Days that felt like weeks ticked off the calendar. My kitchen sink sat barren except for one lone white plate stained with egg yolk from the last meal I had — four, maybe five, days before. Every moment after that egg felt like a daze.
This happens to me now. My appetite slips away, day by day, until the thought of eating makes my stomach churn. I feel the acid in my belly swirling in a noxious, barren environment. I feed myself nothing but black coffee and chilled vodka.
My appetite for food begins to feel no different from my appetite for joy. My body aches in grief, consumed by darkness, lurking in the corners behind my tired smiles and assurances of being just fine. Slowly, I slip from feeling blue with a stomach for dry toast to questioning the will to take my next breath, struggling to hold myself up, drained from a week without ever thinking of reaching for a fork.
After culinary school, a bakery, and years of building my confidence in the kitchen, I’d declared food my ultimate love language — the way in which I cultivate relationships, show affection, and wholeheartedly bare my soul. Making food was an act of endearment, a profoundly intimate exchange where I say, “Here’s my heart, take it,” and know that everything is just as it should be.
Whether watching vodka dance around the ice in my gilded, vintage highball glass or feeling the steam fog my eyes as I bend over my beloved cast-iron pot bubbling with shepherd’s pie, the kitchen is where magic happens. Hearts come together, bellies and hands warm, fingers wrap around porcelain bowls.Our lips creep higher as we smile toothy grins stippled with playful dimples. Tables burst with dishes, spoons, and spatulas crisscrossed precariously around half-empty wine bottles. Lidded pots are tipped onto trivets as hands reach forward and back, forward and back.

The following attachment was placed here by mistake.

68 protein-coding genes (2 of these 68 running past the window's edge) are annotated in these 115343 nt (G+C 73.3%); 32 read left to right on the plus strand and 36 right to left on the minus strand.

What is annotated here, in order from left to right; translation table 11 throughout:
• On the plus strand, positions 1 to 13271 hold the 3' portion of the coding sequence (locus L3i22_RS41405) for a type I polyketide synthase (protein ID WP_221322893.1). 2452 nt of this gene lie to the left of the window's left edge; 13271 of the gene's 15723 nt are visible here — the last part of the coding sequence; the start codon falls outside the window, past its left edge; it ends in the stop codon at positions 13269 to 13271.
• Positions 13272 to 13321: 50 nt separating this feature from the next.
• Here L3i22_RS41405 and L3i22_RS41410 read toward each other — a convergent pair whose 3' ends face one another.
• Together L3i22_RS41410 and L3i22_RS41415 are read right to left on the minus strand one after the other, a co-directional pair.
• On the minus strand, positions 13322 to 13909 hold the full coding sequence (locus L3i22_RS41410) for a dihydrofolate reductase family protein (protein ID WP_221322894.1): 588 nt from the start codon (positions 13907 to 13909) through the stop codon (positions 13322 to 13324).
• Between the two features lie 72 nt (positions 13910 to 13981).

Flushed faces, full hearts, tight pants.
For a moment, we are unfazed by the stinging bites of our reality, just as we are unfazed by the tower of soiled dishes just behind the dining room wall. We are entirely encompassed by the ignorant safety of the table — happy, comfortable, unafraid, armed with four prongs, shielded from the monsters for one more meal.
Whether blissful or heart-wrenching, food has punctuated each year of my life. It’s been a constant touchstone for my humanity, reaching deep into the thick of my mind, tickling my belly and flushing my cheeks: warm cinnamon rolls on Christmas morning, Dad’s chicken and dumplings in the bitter cold, Bloody Marys every Sunday, my first Thanksgiving alone.
It has brought me to jovial tears of delight. It has collapsed me to my knees.